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When it comes to controlling indoor air quality in your Florida home, humidity is one of the most important components to measure and keep at a comfortable level. Relative humidity represents how much water’s in the air compared to the maximum amount of water the air could hold at those temperature and pressure conditions.

Why Humidity Matters

When you think of indoor comfort you might think that the temperature is the only thing that matters, but humidity can have a significant effect. If your home humidity is too low, it can make the air harder to breathe, irritate your skin and throat, and even cause excessive static electricity. This is usually a winter-time phenomenon, however, so it’s not a big problem down here on the Treasure Coast.

Excessive home humidity, on the other hand, is much more common in our region. In general, high humidity can be much worse for your personal and home health. A humid environment provides an ideal environment for mold and bacteria, along with other allergens and dust mites. These airborne particulates can threaten your health, damage household fixtures, and furniture, and make the air seem warmer than it actually is. The latter condition will force your A/C to work harder to maintain comfortable indoor temperatures.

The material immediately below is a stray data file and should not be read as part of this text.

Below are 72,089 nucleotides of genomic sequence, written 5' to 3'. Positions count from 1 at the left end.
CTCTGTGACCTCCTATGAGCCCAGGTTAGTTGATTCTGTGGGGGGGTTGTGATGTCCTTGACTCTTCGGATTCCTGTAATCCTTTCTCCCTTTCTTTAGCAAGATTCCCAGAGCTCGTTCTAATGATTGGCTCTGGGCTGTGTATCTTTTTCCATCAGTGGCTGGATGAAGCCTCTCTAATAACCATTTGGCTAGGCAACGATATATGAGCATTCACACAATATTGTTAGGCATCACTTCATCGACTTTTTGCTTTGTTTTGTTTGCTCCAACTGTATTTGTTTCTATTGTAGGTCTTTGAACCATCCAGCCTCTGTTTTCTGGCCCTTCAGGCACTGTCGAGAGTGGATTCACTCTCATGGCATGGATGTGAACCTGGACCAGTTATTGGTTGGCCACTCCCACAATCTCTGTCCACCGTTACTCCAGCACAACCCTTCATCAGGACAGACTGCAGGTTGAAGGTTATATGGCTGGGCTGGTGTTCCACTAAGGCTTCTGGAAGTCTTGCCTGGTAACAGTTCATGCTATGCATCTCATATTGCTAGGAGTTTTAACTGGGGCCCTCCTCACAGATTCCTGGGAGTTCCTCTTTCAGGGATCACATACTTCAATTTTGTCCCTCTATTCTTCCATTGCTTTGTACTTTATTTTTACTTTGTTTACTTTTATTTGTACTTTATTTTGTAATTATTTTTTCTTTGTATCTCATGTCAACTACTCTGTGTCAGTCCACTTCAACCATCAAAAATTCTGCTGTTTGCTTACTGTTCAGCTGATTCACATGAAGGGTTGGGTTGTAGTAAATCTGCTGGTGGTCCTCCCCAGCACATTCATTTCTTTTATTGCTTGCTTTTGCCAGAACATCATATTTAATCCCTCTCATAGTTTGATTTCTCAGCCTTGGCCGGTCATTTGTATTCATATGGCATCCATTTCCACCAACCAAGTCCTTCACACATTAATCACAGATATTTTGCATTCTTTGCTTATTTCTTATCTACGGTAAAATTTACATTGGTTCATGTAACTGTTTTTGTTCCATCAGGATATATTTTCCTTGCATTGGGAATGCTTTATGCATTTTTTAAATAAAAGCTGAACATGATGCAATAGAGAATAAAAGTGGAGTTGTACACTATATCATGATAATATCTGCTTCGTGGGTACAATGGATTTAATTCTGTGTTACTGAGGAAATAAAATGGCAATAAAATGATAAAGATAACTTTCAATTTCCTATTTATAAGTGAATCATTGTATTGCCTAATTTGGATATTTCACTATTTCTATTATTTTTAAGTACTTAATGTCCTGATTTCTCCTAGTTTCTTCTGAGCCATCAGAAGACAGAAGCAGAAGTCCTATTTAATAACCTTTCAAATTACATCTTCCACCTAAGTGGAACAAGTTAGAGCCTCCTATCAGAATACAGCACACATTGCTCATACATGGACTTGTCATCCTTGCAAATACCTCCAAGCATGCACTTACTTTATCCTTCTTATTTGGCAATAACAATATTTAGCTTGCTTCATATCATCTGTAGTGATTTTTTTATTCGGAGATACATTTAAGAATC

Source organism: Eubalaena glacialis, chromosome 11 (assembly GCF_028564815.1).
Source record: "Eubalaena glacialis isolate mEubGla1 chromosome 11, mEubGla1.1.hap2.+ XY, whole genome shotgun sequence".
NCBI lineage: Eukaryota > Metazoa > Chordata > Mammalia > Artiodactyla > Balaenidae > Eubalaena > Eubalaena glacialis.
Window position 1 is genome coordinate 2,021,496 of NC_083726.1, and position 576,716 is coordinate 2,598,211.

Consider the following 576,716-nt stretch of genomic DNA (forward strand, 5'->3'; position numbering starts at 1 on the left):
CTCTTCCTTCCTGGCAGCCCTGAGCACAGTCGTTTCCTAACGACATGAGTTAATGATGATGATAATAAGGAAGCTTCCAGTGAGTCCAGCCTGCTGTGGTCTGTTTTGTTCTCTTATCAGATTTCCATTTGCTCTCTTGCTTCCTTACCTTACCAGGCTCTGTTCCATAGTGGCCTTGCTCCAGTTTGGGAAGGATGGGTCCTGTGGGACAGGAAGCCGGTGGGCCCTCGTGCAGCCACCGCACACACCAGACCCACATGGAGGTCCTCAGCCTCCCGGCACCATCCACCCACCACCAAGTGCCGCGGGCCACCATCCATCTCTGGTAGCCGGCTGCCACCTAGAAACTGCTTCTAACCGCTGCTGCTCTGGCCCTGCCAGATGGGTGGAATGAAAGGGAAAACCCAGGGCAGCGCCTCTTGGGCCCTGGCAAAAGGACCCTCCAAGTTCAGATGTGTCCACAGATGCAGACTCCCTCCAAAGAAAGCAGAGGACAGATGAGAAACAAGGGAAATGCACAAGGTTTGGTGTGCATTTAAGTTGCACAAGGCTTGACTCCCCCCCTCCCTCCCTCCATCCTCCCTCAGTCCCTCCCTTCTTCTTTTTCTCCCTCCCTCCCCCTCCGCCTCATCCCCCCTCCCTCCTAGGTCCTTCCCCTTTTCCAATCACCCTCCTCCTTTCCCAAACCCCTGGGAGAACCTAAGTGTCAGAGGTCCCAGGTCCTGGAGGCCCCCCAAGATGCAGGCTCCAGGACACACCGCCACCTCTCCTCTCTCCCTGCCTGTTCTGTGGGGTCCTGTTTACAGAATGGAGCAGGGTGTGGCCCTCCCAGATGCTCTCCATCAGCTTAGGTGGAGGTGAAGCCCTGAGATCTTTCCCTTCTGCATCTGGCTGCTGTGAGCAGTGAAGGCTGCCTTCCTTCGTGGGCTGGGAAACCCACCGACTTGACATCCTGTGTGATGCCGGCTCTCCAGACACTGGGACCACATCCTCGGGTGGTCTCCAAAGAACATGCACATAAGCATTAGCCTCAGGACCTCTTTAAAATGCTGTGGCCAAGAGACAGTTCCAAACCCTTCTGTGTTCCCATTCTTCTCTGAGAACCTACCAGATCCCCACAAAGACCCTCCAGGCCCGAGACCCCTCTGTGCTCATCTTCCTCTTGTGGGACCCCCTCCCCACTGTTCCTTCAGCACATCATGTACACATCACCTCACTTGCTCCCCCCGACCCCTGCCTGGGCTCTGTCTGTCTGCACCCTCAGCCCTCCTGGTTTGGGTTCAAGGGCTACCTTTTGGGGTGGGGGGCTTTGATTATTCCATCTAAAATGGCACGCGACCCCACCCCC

Experts agree that it’s best to keep indoor humidity in a range of 30 to 60 percent. This is the safest range, but you should also pay attention to how you feel in different humidity environments, as you may feel more comfortable at one point in the range than another.

Humidity in Florida

As mentioned previously, Florida’s humidity stays fairly high year-round. This being the case, you should consult with a heating, ventilation and air conditioning (HVAC) professional to determine what sort of dehumidification system will best serve your home throughout the year. If your home’s A/C or heat pump keeps the indoors relatively dry, but you have a certain problem areas such as a spare room over the garage or a finished half-basement, a portable dehumidifier is probably your best bet. Otherwise, consider a whole-house dehumidifier that’s installed directly in your forced-air cooling system.

To find out how to reduce home humidity, please contact us at NisAir Air Conditioning and Heating. We provide quality HVAC services in South Florida.